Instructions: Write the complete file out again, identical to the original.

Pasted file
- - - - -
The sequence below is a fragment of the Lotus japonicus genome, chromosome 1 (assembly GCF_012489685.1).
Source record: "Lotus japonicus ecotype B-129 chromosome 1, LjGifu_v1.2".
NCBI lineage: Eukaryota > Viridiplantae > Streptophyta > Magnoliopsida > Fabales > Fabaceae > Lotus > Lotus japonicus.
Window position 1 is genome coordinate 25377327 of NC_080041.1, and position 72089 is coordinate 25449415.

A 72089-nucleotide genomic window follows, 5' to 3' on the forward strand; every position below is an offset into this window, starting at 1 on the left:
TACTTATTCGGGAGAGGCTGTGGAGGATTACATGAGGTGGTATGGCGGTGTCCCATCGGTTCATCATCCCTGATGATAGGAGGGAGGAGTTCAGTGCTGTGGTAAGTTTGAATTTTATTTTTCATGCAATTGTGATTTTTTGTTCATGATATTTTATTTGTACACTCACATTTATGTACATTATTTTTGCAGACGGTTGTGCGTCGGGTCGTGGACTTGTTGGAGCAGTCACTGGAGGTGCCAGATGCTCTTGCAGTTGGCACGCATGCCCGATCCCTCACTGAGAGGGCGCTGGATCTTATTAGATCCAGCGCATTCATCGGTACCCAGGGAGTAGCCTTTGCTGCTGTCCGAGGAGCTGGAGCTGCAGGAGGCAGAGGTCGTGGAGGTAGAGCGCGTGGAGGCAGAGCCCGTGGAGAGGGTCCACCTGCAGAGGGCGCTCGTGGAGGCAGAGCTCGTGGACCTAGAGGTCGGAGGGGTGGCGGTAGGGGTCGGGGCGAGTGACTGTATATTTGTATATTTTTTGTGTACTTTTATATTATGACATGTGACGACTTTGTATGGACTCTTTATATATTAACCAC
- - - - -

The sequence below is a fragment of the Lotus japonicus genome, chromosome 1 (assembly GCF_012489685.1).
Source record: "Lotus japonicus ecotype B-129 chromosome 1, LjGifu_v1.2".
NCBI lineage: Eukaryota > Viridiplantae > Streptophyta > Magnoliopsida > Fabales > Fabaceae > Lotus > Lotus japonicus.
Window position 1 is genome coordinate 25377327 of NC_080041.1, and position 72089 is coordinate 25449415.

A 72089-nucleotide genomic window follows, 5' to 3' on the forward strand; every position below is an offset into this window, starting at 1 on the left:
TACTTATTCGGGAGAGGCTGTGGAGGATTACATGAGGTGGTATGGCGGTGTCCCATCGGTTCATCATCCCTGATGATAGGAGGGAGGAGTTCAGTGCTGTGGTAAGTTTGAATTTTATTTTTCATGCAATTGTGATTTTTTGTTCATGATATTTTATTTGTACACTCACATTTATGTACATTATTTTTGCAGACGGTTGTGCGTCGGGTCGTGGACTTGTTGGAGCAGTCACTGGAGGTGCCAGATGCTCTTGCAGTTGGCACGCATGCCCGATCCCTCACTGAGAGGGCGCTGGATCTTATTAGATCCAGCGCATTCATCGGTACCCAGGGAGTAGCCTTTGCTGCTGTCCGAGGAGCTGGAGCTGCAGGAGGCAGAGGTCGTGGAGGTAGAGCGCGTGGAGGCAGAGCCCGTGGAGAGGGTCCACCTGCAGAGGGCGCTCGTGGAGGCAGAGCTCGTGGACCTAGAGGTCGGAGGGGTGGCGGTAGGGGTCGGGGCGAGTGACTGTATATTTGTATATTTTTTGTGTACTTTTATATTATGACATGTGACGACTTTGTATGGACTCTTTATATATTAACCAC